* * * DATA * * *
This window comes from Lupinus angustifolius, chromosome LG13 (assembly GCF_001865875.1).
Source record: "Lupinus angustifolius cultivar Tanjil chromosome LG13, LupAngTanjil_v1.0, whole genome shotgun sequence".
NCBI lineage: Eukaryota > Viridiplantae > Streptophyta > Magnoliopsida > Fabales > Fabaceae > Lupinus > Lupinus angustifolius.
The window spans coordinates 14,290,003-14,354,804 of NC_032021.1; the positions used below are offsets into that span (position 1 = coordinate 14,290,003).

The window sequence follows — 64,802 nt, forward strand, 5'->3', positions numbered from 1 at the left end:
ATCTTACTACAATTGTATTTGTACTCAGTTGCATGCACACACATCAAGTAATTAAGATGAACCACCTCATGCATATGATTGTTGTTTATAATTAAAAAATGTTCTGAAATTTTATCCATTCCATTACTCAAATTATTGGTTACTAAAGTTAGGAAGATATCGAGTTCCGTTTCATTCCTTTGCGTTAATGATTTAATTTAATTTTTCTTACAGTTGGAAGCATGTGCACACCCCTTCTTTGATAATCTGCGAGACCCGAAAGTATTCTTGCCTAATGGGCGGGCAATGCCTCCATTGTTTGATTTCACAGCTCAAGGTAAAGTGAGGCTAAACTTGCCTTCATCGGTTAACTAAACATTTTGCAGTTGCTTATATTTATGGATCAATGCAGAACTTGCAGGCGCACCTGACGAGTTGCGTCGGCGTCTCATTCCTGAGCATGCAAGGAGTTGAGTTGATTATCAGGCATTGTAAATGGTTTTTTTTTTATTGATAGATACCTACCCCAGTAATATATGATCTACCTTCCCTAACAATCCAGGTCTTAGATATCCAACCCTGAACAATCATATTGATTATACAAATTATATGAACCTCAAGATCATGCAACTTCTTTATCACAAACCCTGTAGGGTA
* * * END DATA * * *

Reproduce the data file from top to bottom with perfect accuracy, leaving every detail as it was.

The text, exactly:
This window comes from Lupinus angustifolius, chromosome LG13 (assembly GCF_001865875.1).
Source record: "Lupinus angustifolius cultivar Tanjil chromosome LG13, LupAngTanjil_v1.0, whole genome shotgun sequence".
NCBI lineage: Eukaryota > Viridiplantae > Streptophyta > Magnoliopsida > Fabales > Fabaceae > Lupinus > Lupinus angustifolius.
The window spans coordinates 14,290,003-14,354,804 of NC_032021.1; the positions used below are offsets into that span (position 1 = coordinate 14,290,003).

The window sequence follows — 64,802 nt, forward strand, 5'->3', positions numbered from 1 at the left end:
ATCTTACTACAATTGTATTTGTACTCAGTTGCATGCACACACATCAAGTAATTAAGATGAACCACCTCATGCATATGATTGTTGTTTATAATTAAAAAATGTTCTGAAATTTTATCCATTCCATTACTCAAATTATTGGTTACTAAAGTTAGGAAGATATCGAGTTCCGTTTCATTCCTTTGCGTTAATGATTTAATTTAATTTTTCTTACAGTTGGAAGCATGTGCACACCCCTTCTTTGATAATCTGCGAGACCCGAAAGTATTCTTGCCTAATGGGCGGGCAATGCCTCCATTGTTTGATTTCACAGCTCAAGGTAAAGTGAGGCTAAACTTGCCTTCATCGGTTAACTAAACATTTTGCAGTTGCTTATATTTATGGATCAATGCAGAACTTGCAGGCGCACCTGACGAGTTGCGTCGGCGTCTCATTCCTGAGCATGCAAGGAGTTGAGTTGATTATCAGGCATTGTAAATGGTTTTTTTTTTATTGATAGATACCTACCCCAGTAATATATGATCTACCTTCCCTAACAATCCAGGTCTTAGATATCCAACCCTGAACAATCATATTGATTATACAAATTATATGAACCTCAAGATCATGCAACTTCTTTATCACAAACCCTGTAGGGTA